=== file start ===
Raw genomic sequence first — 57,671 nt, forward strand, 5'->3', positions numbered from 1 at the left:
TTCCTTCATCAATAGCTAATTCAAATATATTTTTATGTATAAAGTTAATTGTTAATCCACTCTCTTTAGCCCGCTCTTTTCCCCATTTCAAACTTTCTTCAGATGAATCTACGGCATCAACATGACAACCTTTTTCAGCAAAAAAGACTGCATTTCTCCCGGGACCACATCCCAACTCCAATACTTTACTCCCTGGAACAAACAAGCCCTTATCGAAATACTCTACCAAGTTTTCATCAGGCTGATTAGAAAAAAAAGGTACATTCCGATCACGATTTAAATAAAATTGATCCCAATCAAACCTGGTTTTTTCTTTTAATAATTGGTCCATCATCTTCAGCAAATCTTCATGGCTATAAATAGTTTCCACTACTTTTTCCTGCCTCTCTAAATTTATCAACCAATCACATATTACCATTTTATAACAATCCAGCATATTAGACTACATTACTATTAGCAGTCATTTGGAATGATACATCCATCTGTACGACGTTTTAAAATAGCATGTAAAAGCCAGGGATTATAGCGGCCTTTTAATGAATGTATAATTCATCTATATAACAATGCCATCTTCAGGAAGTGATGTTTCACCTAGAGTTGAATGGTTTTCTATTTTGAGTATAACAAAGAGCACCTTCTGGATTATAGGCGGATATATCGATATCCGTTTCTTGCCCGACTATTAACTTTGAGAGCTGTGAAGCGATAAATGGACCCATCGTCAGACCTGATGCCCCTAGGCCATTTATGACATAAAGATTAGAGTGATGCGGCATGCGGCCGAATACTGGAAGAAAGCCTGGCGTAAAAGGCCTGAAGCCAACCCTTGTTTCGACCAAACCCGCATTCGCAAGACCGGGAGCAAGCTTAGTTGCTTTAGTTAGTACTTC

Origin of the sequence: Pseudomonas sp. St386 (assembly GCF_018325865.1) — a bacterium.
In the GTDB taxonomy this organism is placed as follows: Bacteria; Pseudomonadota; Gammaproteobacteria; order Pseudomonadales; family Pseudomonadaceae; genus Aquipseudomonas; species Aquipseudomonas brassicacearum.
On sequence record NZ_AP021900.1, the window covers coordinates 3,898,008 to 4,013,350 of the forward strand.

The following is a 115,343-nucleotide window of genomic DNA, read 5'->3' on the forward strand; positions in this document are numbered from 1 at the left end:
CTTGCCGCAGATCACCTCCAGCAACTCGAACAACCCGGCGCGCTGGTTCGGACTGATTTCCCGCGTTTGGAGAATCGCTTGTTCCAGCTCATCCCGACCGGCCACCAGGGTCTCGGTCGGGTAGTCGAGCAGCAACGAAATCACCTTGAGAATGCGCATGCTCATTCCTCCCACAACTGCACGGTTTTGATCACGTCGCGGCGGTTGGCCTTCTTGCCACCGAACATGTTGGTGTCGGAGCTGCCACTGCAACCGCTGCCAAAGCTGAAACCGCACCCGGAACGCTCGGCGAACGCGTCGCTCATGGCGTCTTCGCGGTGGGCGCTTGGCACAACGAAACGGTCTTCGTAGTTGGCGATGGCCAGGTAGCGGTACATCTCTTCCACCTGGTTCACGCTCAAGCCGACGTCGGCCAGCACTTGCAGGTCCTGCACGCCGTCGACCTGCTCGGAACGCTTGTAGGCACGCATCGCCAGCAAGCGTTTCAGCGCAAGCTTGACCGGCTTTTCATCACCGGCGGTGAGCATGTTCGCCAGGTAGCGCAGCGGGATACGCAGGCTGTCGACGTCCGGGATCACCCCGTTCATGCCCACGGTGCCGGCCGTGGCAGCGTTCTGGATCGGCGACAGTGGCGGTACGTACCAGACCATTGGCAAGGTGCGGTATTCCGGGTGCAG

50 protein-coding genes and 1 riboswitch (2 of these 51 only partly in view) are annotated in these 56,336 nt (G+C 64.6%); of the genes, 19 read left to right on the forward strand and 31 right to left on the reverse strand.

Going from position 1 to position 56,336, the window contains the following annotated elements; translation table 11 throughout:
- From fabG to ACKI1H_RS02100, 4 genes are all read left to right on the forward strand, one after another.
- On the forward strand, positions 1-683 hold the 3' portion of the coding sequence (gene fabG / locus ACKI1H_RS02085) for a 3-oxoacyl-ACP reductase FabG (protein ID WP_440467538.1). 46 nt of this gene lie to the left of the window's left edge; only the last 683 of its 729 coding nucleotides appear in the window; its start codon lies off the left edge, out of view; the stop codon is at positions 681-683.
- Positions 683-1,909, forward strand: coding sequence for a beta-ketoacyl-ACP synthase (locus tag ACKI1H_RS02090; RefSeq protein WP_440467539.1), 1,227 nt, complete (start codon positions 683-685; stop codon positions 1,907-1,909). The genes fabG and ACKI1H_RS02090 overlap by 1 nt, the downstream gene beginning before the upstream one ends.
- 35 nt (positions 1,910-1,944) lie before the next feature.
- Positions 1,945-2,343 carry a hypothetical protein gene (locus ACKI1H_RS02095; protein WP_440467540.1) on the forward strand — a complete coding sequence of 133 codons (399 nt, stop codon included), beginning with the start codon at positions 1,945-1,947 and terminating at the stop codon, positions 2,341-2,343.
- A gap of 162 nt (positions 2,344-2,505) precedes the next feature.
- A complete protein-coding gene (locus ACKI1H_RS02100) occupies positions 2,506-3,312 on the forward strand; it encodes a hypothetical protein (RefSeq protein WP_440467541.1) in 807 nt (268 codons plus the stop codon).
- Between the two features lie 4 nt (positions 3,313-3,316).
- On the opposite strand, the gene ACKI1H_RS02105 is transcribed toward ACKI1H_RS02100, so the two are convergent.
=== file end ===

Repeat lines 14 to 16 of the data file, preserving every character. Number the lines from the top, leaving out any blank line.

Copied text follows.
- Positions 1,945-2,343 carry a hypothetical protein gene (locus ACKI1H_RS02095; protein WP_440467540.1) on the forward strand — a complete coding sequence of 133 codons (399 nt, stop codon included), beginning with the start codon at positions 1,945-1,947 and terminating at the stop codon, positions 2,341-2,343.
- A gap of 162 nt (positions 2,344-2,505) precedes the next feature.
- A complete protein-coding gene (locus ACKI1H_RS02100) occupies positions 2,506-3,312 on the forward strand; it encodes a hypothetical protein (RefSeq protein WP_440467541.1) in 807 nt (268 codons plus the stop codon).